Dementia Action Week 2022: 16th – 22nd May

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The theme of this year’s campaign is Diagnosis.

According to the Alzheimer’s Society, there are currently around 900,000 people living with dementia in the UK.

It is of concern that for the first time ever, there has been a sustained drop in the number of people being diagnosed with dementia.  A recent study of theirs has found that the key barriers to getting a diagnosis are denial and long referral times to see specialists.

Of course, the thought of getting or having dementia is scary and daunting.

But 91% of people affected by dementia believe it is better to know.

The Alzheimer’s Society believe getting a diagnosis is so important. According to their website, it “can give you a better understanding of the condition and what to expect. Timely diagnosis can help you make important decisions about treatment, support and care.”

A diagnosis is an opportunity to take control of the things that matter

A dementia diagnosis does not mean that mental capacity is lost, but that time is of the essence.  It therefore presents that person with an opportunity to take control of the things that matter to them. This may be making arrangements for comfortable daily living, finding ways of staying independent, planning for additional care and making financial and legal arrangements.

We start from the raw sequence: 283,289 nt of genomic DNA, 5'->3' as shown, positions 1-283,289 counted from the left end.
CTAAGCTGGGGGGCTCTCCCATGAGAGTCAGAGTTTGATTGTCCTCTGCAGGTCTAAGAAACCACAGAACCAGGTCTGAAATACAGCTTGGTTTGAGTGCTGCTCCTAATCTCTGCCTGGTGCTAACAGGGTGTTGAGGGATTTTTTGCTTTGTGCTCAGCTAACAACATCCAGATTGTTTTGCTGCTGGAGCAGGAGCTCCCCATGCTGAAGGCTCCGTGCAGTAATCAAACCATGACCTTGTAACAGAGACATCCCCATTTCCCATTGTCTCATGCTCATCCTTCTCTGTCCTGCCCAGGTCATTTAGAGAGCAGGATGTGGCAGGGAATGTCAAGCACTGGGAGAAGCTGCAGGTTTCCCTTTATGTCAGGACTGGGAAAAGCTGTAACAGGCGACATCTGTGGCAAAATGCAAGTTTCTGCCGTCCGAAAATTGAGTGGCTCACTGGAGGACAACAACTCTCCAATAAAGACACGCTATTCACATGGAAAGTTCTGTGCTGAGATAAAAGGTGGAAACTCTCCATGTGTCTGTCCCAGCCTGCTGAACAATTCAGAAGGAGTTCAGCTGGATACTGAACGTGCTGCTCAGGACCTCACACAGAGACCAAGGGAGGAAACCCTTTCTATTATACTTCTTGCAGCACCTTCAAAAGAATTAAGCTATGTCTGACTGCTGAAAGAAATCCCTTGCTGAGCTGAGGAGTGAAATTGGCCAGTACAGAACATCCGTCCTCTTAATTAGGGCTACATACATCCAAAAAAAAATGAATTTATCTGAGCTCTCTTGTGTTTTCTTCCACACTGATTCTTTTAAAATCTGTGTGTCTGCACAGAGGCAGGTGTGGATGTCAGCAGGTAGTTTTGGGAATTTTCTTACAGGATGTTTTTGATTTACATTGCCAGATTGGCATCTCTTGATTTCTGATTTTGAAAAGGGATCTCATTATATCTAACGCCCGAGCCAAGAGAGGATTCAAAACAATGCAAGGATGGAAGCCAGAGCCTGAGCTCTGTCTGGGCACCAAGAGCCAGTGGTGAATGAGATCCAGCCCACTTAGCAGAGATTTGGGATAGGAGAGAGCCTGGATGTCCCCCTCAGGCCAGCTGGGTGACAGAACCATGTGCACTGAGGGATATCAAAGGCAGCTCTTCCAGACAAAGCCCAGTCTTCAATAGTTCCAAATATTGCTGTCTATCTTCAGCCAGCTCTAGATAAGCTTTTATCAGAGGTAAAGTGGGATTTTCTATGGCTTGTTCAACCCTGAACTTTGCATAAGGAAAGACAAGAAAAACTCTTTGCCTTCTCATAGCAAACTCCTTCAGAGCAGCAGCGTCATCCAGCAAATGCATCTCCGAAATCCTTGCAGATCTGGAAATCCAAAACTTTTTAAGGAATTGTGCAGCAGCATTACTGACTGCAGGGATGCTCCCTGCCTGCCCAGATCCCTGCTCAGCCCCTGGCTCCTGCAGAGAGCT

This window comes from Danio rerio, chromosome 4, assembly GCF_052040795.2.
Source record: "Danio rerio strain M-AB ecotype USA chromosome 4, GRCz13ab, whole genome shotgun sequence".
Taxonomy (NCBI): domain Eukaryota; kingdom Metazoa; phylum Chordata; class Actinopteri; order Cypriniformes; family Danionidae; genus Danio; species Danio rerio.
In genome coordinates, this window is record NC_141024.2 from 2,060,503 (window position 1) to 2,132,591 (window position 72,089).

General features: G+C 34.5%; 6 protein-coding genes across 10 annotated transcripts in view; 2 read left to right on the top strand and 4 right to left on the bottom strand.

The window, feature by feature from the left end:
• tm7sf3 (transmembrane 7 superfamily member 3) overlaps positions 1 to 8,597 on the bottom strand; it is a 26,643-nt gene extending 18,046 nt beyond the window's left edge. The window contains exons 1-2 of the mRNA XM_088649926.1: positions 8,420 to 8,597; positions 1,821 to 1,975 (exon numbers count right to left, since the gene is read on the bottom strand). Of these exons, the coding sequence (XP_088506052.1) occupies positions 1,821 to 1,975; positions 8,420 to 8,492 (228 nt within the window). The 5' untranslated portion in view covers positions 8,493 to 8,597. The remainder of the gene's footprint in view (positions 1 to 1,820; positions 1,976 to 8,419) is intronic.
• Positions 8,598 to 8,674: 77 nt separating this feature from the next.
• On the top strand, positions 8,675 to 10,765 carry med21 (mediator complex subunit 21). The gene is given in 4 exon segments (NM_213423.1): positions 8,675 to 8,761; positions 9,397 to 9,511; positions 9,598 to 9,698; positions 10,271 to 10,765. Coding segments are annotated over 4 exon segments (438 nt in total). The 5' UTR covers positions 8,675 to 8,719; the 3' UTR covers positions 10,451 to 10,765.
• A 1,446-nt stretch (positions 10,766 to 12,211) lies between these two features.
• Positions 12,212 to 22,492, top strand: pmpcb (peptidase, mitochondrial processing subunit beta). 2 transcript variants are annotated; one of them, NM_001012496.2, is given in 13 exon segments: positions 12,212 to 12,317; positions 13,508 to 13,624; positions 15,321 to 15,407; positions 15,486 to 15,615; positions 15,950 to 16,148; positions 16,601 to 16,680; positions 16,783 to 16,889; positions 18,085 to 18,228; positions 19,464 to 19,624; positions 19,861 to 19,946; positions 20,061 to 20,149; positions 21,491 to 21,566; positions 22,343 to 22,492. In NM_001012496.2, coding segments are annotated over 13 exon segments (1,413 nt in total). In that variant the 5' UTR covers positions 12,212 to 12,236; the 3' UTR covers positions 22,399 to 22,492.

Setting up Lasting Power of Attorney (LPA) documents is one way of taking control

Putting these documents in place means that a person decides, whilst they are still able to, who they would like to look after their financial affairs and who they would like to make decisions regarding their health and welfare matters when they were no longer able to do so.

If LPAs are not in place before mental capacity is lost, then an application may have to be made to the Court of Protection for a deputy to be appointed. The person who has lost capacity is not in control of who is appointed.

The process of applying to become someone’s deputy is expensive, time-consuming and impersonal. More importantly, deputies are normally only appointed to deal with decisions about property and finances, meaning that healthcare professionals will have the final say on care issues.

If you, or a loved one, has symptoms of dementia, please contact your GP for further help.

If you would like advice on how setting up Lasting Powers of Attorney can help give you control over your future, please do not hesitate to contact our Private Client team by calling 01625 614250 or by emailing